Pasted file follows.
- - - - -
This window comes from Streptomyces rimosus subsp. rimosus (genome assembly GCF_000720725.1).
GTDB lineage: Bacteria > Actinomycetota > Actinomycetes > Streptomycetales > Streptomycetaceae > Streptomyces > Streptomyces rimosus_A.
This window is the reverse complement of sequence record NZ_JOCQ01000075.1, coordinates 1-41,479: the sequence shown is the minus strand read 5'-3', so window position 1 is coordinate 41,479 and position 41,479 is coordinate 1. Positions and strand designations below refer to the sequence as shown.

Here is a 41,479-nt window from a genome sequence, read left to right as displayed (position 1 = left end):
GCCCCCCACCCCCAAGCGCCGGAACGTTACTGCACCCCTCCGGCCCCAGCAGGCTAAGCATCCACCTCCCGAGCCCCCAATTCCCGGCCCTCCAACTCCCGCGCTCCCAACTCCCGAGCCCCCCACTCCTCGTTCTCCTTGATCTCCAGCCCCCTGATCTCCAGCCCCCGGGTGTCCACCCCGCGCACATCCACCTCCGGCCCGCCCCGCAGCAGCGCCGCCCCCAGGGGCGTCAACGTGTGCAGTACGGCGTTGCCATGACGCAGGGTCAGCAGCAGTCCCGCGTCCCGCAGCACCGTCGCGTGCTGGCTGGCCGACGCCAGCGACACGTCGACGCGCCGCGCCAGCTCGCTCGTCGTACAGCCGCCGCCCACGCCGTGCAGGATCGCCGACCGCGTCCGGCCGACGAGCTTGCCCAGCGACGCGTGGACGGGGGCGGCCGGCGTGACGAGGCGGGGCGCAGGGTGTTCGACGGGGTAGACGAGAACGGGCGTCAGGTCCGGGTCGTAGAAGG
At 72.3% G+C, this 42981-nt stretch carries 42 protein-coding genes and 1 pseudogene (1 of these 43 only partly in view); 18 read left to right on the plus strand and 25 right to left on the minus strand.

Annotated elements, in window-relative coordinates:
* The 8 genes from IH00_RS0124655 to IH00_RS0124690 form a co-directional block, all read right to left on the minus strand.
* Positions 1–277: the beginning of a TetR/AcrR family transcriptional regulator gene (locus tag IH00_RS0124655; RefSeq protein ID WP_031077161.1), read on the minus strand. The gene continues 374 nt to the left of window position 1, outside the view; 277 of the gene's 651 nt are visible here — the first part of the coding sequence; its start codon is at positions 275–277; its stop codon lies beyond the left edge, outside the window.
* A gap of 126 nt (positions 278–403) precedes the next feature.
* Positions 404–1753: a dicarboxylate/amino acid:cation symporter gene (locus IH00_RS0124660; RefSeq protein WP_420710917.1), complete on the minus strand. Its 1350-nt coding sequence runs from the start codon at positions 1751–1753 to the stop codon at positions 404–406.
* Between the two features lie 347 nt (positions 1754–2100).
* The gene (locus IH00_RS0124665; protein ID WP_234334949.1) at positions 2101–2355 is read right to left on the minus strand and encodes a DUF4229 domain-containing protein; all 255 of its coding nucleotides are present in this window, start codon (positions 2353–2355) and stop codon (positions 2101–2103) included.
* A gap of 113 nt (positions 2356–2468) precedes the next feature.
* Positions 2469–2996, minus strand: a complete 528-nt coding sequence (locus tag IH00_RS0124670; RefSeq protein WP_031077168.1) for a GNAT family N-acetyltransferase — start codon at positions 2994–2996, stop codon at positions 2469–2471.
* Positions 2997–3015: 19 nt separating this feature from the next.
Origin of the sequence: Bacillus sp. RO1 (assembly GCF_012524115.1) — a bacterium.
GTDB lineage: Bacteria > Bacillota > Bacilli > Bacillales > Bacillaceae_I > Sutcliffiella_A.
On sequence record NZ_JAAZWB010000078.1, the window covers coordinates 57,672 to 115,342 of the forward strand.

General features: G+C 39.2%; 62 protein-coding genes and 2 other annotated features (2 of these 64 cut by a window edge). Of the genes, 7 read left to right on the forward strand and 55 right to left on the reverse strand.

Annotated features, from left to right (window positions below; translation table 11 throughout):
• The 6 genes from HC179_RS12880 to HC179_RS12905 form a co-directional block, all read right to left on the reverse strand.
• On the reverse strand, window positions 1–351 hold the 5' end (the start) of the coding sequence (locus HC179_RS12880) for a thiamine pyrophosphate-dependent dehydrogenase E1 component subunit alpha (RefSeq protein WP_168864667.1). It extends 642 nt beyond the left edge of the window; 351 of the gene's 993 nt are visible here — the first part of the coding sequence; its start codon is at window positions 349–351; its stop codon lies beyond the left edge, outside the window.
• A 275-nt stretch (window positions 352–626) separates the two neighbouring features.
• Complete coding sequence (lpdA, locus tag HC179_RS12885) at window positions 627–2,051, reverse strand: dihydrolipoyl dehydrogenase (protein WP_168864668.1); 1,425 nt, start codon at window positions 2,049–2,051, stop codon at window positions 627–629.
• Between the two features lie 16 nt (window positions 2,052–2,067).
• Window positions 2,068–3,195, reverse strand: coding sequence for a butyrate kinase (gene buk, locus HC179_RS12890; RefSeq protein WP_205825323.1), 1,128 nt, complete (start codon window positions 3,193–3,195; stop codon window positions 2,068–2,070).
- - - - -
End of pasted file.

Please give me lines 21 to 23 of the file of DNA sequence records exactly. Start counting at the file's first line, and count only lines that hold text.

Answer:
Annotated features, from left to right (window positions below; translation table 11 throughout):
• The 6 genes from HC179_RS12880 to HC179_RS12905 form a co-directional block, all read right to left on the reverse strand.
• On the reverse strand, window positions 1–351 hold the 5' end (the start) of the coding sequence (locus HC179_RS12880) for a thiamine pyrophosphate-dependent dehydrogenase E1 component subunit alpha (RefSeq protein WP_168864667.1). It extends 642 nt beyond the left edge of the window; 351 of the gene's 993 nt are visible here — the first part of the coding sequence; its start codon is at window positions 349–351; its stop codon lies beyond the left edge, outside the window.